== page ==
Fire Fact Sheet - July 24, 2017
Incident: Dominic Butte Wildfire
July 24, 2017
Contact: Public Affairs Officer - Tod McKay
Dominic Butte Fire did not grow in size over the weekend and remains at 55 acres today. The lightning caused fire located on the Stevensville Ranger District in the Sapphire Mountains east of Corvallis is now 40 percent contained.
Crews made good progress yesterday on continuing mop up activities (extinguishing remaining hot spots and burning materials) further into the black – interior of the fire. This will help prevent any spotting outside of containment lines.
Fire managers will continue utilizing helicopters today with buckets for water drops to contain any active torching that occurs on the upper, north end of the fire. This area, which previously burned in the 2010 Dominic Point Fire, contains heavy dead and down fuels and numerous snags which presents a serious safety threat to firefighters, especially in high wind situations.
80 firefighters, five engines, three water tenders and a dozer remain assigned to the blaze which is being actively suppressed. The fire lookout on Willow Mountain who was evacuated last Wednesday has now safely returned to duty.
Road and trail closures remain in place for Willow Creek Road, Willow Creek Trail, Gleason Lake Trail, and Burnt Fork Lake. For more information visit https://inciweb.nwcg.gov/incident/5396/
Tin Cup Fire on the Darby/Sula Ranger District at the head of Tin Cup drainage also did not grow over the weekend and remains at 5 acres. There are currently 8 smokejumpers working to suppress this fire which is located near Tin Cup Lake in the Bitterroot Mountains.
There are no structures threatened, but a closure is in place for public safety and includes the Tin Cup Trail #96.
White Cap & Vance Mountain Fires are located on the West Fork Ranger District in Idaho’s Selway-Bitterroot Wilderness three miles west of Tin Cup Lake. The White Cap fire remains at 5 acres in size and Vance Mountain is estimated at 15 acres. Both are lightning caused and are remote with no access. They’re located in extremely steep, rugged, and rocky terrain. These fire will not be staffed as firefighter safety is the number one priority and they are not threatening any structures. The fires will be managed for resource benefits and monitored by staffed lookouts and daily recon/air patrol flights.
Fire Danger: This weekend, fire danger on the Bitterroot National Forest was raised to “Very High”. When fire danger is very high, fires will spread rapidly and have a quick increase in intensity, right after ignition. Small fires can quickly become large fires and exhibit extreme fire intensity, such as long-distance spotting and fire whirls. The fires can be difficult to control and will often become much larger and longer-lasting fires.
Fire Restrictions: Due to continued hot and dry conditions and potential for rapid and dangerous fire growth, Stage II Fire Restrictions will go into effect in Ravalli County and on the Bitterroot National Forest this Thursday, July 27, 2017. This means campfires and all other fires are prohibited on the forest along with operating motorized vehicles off designated trails. Firewood cutting is also prohibited after 1:00 p.m. and smoking is not allowed unless in enclosed vehicles, buildings, or flammable free areas. Camping stoves (Liquid petroleum) that can be turned on and off are allowed. Individuals who violate these restrictions can face fines up to $5,000 and six months in jail along with paying suppression costs and damages, if you start a fire. For more information, go to http://firerestrictions.us/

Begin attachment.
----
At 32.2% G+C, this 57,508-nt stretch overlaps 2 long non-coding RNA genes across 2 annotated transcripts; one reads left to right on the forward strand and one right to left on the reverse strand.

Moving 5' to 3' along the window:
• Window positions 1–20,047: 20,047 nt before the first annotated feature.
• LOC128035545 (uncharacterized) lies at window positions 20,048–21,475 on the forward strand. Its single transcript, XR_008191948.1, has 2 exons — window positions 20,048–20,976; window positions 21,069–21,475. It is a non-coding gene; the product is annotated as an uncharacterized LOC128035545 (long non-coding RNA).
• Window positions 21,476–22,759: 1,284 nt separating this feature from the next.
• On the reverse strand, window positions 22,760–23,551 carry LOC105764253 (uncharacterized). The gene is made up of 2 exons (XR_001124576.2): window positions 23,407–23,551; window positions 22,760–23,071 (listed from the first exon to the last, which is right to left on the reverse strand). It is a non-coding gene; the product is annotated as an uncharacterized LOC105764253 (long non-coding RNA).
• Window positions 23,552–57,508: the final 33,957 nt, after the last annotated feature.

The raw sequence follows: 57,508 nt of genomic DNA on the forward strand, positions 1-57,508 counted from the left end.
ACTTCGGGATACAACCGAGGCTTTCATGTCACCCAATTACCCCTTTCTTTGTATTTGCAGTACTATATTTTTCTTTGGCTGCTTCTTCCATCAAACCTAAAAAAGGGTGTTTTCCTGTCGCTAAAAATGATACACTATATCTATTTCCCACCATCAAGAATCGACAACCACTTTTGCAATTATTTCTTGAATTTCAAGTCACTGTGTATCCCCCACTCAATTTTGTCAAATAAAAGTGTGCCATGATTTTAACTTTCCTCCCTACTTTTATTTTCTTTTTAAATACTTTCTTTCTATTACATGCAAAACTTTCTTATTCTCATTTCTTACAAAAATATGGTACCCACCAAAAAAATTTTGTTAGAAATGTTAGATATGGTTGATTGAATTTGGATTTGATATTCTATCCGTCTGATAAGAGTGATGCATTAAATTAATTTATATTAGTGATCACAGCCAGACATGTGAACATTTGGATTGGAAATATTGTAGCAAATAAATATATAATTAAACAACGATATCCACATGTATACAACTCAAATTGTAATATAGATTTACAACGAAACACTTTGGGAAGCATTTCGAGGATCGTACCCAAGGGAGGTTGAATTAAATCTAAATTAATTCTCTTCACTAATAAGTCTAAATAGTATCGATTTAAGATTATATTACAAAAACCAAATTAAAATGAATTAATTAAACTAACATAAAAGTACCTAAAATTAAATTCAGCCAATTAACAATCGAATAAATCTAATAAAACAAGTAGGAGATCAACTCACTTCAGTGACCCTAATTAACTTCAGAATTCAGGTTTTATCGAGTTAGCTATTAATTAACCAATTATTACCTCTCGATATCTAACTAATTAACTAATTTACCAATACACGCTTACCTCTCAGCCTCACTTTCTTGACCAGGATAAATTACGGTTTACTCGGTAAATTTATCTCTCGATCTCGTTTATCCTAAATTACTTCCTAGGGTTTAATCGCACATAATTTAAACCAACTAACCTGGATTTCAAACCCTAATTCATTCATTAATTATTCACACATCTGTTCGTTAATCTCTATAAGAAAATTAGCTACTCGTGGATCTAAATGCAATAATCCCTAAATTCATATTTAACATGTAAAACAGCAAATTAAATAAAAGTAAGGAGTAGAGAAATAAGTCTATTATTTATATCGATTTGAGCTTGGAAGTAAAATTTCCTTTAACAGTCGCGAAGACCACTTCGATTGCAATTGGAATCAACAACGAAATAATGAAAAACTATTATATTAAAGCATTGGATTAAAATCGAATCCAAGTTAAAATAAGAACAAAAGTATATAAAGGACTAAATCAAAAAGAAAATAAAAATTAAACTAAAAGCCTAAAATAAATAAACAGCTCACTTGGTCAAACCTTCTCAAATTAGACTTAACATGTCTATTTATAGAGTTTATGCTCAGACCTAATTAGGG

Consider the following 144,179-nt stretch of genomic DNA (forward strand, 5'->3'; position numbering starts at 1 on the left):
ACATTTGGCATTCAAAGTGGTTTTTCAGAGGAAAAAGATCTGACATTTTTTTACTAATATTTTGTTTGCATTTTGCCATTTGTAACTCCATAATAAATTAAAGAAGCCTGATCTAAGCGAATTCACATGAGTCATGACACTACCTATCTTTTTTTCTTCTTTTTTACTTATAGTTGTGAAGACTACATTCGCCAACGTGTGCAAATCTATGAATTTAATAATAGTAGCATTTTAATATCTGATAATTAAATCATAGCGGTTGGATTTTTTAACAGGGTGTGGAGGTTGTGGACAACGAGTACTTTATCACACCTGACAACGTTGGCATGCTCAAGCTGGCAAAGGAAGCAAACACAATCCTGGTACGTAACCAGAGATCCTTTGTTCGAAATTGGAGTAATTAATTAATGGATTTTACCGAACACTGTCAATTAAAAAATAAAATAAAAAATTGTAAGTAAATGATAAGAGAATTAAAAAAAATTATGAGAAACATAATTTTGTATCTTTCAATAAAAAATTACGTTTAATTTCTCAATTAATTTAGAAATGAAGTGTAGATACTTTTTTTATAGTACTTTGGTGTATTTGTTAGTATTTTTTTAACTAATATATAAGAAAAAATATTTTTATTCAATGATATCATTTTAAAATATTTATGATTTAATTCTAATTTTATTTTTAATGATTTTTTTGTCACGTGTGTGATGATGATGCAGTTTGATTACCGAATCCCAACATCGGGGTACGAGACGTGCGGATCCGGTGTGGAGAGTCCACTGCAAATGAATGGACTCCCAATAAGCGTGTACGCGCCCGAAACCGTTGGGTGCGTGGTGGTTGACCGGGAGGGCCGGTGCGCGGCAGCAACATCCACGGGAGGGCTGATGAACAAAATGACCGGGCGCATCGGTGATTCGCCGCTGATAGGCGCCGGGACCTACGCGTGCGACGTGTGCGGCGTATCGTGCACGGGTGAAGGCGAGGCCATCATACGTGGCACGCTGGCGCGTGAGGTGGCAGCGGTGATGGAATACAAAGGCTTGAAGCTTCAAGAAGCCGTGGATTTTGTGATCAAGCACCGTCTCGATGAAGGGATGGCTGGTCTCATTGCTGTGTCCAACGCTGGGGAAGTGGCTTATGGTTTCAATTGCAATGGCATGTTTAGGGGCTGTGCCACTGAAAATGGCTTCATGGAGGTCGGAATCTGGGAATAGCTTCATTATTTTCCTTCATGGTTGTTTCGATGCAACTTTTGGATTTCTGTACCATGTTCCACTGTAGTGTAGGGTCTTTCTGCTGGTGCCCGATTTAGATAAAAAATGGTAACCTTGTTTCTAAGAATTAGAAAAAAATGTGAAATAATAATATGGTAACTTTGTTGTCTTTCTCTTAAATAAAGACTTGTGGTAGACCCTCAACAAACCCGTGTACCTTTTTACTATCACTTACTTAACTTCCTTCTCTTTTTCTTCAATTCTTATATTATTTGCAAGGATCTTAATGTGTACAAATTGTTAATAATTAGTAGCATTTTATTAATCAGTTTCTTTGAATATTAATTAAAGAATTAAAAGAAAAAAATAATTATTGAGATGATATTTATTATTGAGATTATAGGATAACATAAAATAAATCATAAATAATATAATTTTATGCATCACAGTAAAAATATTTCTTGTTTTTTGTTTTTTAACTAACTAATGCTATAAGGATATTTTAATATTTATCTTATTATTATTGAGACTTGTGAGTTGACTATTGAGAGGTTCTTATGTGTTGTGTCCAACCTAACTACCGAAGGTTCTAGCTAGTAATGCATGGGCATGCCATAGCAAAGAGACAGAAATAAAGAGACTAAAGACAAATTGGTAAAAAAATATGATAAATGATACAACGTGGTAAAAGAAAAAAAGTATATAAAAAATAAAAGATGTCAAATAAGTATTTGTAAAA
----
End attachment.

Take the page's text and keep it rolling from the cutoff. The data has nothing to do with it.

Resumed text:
Weather: A red flag warning remains in effect for portions of western Montana today with 10-20 mph winds and low relative humidity with a slight chance of thunderstorms. A warming trend continues all week with temps in the mid-upper 90’s returning by next weekend.
Smoke/Air Quality: There are several lightning wilderness fires burning to our west in Idaho on the Nez Perce–Clearwater National Forest that are contributing to widespread hazy skies and smoke impacts in the Bitterroot Valley. The largest is the 860 acre Moose Creek Fire near Moose Creek Ranger Station. Most of the smoke from this fire is impacting Lost Horse Canyon and areas south of Lost Horse (Darby). For more information on this fire and other fires burning around us (Lolo Peak, Rock Creek fires) visit http://inciweb.nwcg.gov.
For the latest air quality information visit http://svc.mt.gov/deq/todaysair/. This site displays particulate concentrations and health effects including a daily Wildfire Smoke Update.
2017 Fire Season: Firefighters have responded to 10 human caused fires and 27 lightning fires this summer on the Bitterroot National Forest. Due to the quick response of crews, most fires were kept small under 1 acre in size.
Please Note: Drones are dangerous if flown near wildfires. Drones can interfere with wildland fire air traffic that are necessary to suppress fires and could ground firefighting aircraft due to safety concerns. Learn more at http://www.nifc.gov/drones/